The group performed more than 1,600 military funerals across the state last year.
Author: Katelyn Heck
Published: 9:06 AM EST February 18, 2019
Updated: 9:23 AM EST February 18, 2019
WARNER ROBINS, Ga. — In military funerals, you’ll often find a group known as the Honor Guard escorting the service member or veteran to his or her final resting place.
It’s a job the Honor Guard at Robins Air Force Base does with great pride and precision.
“I just wanted to pay back, pay back to the people who served before me,” said A1C Devon Perkins.
Master Sergeant Mark Reed is in charge of the unit at Robins and says the 22 members serve six-month assignments before returning to their other jobs within the Air Force.
“It was a lot of hours in the first two weeks of our training, learning all the movements, the drill, the carry, the flag folds,” said Perkins.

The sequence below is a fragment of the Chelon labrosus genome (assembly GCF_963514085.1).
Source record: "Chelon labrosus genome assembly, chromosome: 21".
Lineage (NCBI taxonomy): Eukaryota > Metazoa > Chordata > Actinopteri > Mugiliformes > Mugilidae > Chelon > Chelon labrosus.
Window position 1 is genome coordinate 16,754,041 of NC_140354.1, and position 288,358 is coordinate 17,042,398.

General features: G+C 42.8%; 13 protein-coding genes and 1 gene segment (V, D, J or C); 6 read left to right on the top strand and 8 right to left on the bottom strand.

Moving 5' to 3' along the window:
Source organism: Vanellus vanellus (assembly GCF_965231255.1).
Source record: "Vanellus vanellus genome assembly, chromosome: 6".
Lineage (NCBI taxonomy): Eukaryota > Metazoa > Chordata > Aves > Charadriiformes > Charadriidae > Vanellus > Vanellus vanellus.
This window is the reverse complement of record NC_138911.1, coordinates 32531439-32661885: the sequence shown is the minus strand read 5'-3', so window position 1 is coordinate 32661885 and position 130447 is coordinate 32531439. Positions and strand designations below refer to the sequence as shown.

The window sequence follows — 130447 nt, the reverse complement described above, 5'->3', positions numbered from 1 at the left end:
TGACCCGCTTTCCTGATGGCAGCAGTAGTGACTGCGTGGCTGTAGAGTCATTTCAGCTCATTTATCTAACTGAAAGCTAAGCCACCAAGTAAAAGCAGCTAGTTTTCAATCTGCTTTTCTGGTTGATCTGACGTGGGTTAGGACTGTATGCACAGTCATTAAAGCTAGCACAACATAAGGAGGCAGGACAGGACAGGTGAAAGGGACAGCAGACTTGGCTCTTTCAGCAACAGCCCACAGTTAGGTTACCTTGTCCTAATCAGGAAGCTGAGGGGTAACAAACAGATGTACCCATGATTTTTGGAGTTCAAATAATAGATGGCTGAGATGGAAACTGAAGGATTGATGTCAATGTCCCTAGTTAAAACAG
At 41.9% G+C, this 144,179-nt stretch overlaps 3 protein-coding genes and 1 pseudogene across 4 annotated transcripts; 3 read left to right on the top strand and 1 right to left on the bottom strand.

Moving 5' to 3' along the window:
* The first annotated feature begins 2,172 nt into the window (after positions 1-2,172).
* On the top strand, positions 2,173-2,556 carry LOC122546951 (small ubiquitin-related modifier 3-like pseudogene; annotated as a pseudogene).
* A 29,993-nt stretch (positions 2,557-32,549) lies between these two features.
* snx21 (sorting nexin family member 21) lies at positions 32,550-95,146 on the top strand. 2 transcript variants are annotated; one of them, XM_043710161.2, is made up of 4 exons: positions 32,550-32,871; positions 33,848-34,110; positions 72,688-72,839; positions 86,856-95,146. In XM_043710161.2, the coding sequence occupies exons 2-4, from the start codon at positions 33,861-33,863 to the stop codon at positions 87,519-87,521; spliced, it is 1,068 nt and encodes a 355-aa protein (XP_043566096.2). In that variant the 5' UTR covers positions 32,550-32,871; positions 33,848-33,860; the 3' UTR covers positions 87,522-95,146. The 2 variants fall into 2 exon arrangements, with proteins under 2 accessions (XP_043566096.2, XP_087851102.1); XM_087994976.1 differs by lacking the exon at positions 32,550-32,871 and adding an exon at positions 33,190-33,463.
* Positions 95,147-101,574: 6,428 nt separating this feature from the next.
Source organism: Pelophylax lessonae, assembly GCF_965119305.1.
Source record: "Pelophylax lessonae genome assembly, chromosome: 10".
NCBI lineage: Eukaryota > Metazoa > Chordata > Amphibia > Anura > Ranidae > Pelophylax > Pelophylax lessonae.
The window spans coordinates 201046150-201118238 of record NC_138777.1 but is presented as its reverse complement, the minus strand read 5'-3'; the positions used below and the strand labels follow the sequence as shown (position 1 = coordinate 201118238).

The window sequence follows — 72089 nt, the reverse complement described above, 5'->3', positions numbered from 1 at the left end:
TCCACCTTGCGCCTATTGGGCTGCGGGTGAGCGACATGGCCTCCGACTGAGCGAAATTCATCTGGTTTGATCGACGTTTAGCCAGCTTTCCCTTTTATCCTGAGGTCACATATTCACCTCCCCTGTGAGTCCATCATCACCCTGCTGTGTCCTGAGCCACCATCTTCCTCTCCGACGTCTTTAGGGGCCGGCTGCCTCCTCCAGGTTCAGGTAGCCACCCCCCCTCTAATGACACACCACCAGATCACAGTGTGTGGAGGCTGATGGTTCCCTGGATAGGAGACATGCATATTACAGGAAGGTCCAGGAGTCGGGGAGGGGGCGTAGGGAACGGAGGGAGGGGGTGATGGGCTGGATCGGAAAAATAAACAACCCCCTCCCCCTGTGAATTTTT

Reed says the hard work doesn’t stop after training.
“Push-ups all day, squats, wall squats, carrying the casket,” he said. “We do have weights to simulate the weight, and we have to carry it.”
A1C Marquis Fludd also serves on the Honor Guard and says all the hard work and practice pays off.
“Outside of training, you can’t make mistakes,” Fludd said.
He says that includes maintaining military composure at all times, which can be one of the most difficult parts of the job.
“It is emotional, but a big part of what we do is maintain military bearing, because it shows that we’re both professional, and it sets the mood for the ceremonies,” he said.
Reed says the group rarely has much time between ceremonies.
They performed more than 1,600 military funerals last year within a 70,000 square mile area.
“We serve the northern two-thirds of Georgia, the eastern two-thirds of Tennessee, as well as two counties in North Carolina,” said Reed.
While funerals make up a majority of their schedule, Reed says the group also performs other ceremonies around the base and Central Georgia. He says they even got to present the colors at an Atlanta Falcons game last year.
It’s a lot of hard work and long hours, but Perkins says it’s an assignment she will never forget.
“Knowing that we made an impression, it makes it worth it,” she said